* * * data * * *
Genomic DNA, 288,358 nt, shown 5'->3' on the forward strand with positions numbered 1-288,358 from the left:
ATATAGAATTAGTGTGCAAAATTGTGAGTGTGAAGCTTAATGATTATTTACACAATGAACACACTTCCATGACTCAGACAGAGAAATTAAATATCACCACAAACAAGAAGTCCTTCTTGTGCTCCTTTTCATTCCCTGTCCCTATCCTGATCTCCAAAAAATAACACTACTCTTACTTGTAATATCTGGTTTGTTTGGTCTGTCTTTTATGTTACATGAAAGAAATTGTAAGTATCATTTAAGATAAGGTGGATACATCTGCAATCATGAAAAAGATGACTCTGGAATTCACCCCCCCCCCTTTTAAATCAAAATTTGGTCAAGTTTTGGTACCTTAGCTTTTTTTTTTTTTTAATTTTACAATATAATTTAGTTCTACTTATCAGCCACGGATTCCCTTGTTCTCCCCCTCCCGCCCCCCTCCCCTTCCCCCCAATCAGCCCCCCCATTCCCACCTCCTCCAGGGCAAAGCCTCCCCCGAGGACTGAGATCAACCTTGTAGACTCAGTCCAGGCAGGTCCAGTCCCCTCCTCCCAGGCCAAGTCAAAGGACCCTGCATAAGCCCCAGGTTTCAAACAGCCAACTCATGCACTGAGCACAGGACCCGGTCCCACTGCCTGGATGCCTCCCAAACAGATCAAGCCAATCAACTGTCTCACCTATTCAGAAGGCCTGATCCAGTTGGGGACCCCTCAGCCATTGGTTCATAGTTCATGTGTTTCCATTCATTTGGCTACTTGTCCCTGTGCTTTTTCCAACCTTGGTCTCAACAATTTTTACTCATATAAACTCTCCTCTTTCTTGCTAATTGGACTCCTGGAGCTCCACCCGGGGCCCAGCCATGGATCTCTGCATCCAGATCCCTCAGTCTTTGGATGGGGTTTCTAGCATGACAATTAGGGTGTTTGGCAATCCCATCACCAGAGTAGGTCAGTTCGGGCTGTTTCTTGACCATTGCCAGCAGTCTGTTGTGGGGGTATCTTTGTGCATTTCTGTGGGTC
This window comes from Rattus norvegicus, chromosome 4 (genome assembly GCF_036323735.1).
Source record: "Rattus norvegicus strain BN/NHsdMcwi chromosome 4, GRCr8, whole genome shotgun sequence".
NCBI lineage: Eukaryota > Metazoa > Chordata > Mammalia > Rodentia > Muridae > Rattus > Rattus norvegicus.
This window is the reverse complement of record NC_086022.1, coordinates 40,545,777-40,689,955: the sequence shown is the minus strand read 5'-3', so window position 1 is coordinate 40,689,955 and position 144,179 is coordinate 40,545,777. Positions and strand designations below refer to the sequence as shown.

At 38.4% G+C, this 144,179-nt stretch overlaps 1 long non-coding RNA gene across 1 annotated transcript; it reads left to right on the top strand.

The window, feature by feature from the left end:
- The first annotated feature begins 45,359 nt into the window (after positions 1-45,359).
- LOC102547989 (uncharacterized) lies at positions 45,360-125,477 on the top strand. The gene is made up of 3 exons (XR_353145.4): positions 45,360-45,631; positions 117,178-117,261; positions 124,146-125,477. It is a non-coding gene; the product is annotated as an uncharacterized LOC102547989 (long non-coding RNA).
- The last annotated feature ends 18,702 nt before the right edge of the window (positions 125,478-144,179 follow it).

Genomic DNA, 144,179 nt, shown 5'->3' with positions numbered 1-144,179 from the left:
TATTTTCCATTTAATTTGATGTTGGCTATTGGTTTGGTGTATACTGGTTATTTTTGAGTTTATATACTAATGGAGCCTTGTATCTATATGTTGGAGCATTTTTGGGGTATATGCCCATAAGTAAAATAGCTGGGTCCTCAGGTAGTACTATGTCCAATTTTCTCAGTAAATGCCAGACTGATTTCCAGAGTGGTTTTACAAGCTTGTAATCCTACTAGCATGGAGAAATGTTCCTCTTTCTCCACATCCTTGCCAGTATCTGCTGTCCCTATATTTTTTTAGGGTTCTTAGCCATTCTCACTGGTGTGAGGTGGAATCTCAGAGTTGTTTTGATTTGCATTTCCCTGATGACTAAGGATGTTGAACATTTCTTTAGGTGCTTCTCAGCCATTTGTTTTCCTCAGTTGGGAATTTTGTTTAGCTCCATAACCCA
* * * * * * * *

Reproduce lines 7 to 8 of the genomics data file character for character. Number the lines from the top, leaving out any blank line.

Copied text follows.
At 38.4% G+C, this 144,179-nt stretch overlaps 1 long non-coding RNA gene across 1 annotated transcript; it reads left to right on the top strand.

The window, feature by feature from the left end: